Activist

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In the fall of 2007, Congress was debating the Employment Non-Discrimination Act, a lynchpin in the LGBT civil rights agenda that would protect workers from losing jobs because of their sexual orientation. The mood in Washington was tense as lawmakers on both sides of the aisle argued the bill. Also at the table was the nation’s pre-eminent LGBT lobbying group, the Human Rights Campaign.

As support waned, the decision was made to remove transsexuals from those who would be covered by the act in order to get the bill through. In Austin, HRC governor and activist Jill Wilcox was devastated and on the verge of resigning her post. “I just felt like we had left the most vulnerable people in our community on the side of the road saying we’ll come back and get you later,” she says. “But I decided I would have a better chance to make a difference from the inside rather than the outside.”

At a governor’s meeting in Washington shortly after the bill failed, Wilcox stood up among 400 of her peers and asked
if HRC would again support a bill that didn’t include transsexuals. The answer was no. The ENDA debacle was a teaching moment – and a testing one –
for Wilcox and for HRC. “I came to understand
the rationale behind the decision and learned
that when it comes to laws, just like sausage,
it’s best not to see how they’re made.”

Wilcox, a tech sector project manager
who got her start in LGBT activism through
 bike rides for AIDS, moved to Austin in 1999. Attending an Austin Gay and Lesbian Film Festival party a couple years later, Wilcox met Earnest Morgan, who was at the time the production chair of the HRC Austin Gala. Morgan soon asked her to help him chair that year’s gala. “He saw me as a lesbian who is outgoing and he believed together we could bridge each others networks.”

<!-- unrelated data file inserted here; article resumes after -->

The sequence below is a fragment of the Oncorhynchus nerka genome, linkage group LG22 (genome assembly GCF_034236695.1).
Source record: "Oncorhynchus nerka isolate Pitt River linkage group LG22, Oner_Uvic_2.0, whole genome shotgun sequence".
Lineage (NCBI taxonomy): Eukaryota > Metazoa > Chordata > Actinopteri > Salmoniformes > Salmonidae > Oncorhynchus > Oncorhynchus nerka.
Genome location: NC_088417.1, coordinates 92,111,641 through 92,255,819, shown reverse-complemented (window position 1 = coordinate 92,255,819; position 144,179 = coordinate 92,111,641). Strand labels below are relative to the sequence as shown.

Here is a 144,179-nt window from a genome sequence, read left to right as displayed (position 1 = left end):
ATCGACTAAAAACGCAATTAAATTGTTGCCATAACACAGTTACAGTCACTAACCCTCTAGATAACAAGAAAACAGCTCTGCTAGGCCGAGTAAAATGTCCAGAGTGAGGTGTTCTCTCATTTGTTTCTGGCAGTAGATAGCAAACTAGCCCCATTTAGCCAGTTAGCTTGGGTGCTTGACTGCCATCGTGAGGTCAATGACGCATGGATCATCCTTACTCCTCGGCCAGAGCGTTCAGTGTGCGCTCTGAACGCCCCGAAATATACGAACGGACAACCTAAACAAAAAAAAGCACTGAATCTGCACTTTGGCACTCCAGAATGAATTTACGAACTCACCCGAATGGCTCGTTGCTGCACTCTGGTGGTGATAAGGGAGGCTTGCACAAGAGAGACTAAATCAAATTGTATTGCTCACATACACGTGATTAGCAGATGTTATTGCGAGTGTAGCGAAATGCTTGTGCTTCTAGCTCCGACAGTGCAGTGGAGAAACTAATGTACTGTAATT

Before she could say yes though, Wilcox asked her partner Karen Langsley (the two were married
in Canada in 2008) and their two kids for their input. “I was happy to get involved, but I needed their blessings because this was going to be a big time commitment,” she says. “There’s no way that I could do the work that I do without the full support of my wife and kids.”

Wilcox was co-chair of the HRC black tie gala for three years and has been the co-chair of Austin’s Federal Club, HRC’s large donors group, since 2005. She’s a member of the local steering committee and has also been on the national board of governors for four years.

“Our biggest change has been the number of people involved,” she says. When Wilcox took over the local gala in 2002, the event drew 295 people. Her last gala as co-chair drew 600 attendees. The membership of Austin’s Federal Club has also doubled in the last four years and the number of governors Austin has at the federal level, which is based on the size of the local organization, has expanded from two to five.

“It’s interesting to be involved in a local organization with national influence,” she says. “It can be hard sometimes getting potential members to understand that things happening at the federal level affect us on the local level.”

HRC has a lot of issues at the top of its list. In a way, Wilcox argues, the conservative right has unwittingly helped set the agenda of groups like HRC by preemptively trying to curb the rights of the LGBT community. Those moves have prompted the debates over items such as the Defense of marriage act and ENDA, she says.

Despite her role, Wilcox says she’s never really thought of herself as an activist. “If people can get comfortable with who they are in their sub-community, where they live and work, it’s very easy to be active for whatever your cause is. I think it’s my job to be who I am. I’m a person who’s out at work, at my church, in the band boosters at our kids’ school. In a way, it’s unfortunate that just being who I am makes me an activist.”

So what is it that this lady is fighting for? Nothing short of eradicating the group she’s helping build. “When I started with HRC, I made it known that my whole objective was to never have to have a dinner. I want to make it so that it’s just not necessary anymore.”
It’s a tall order – ending discrimination and realizing equality. But don’t tell Wilcox that.

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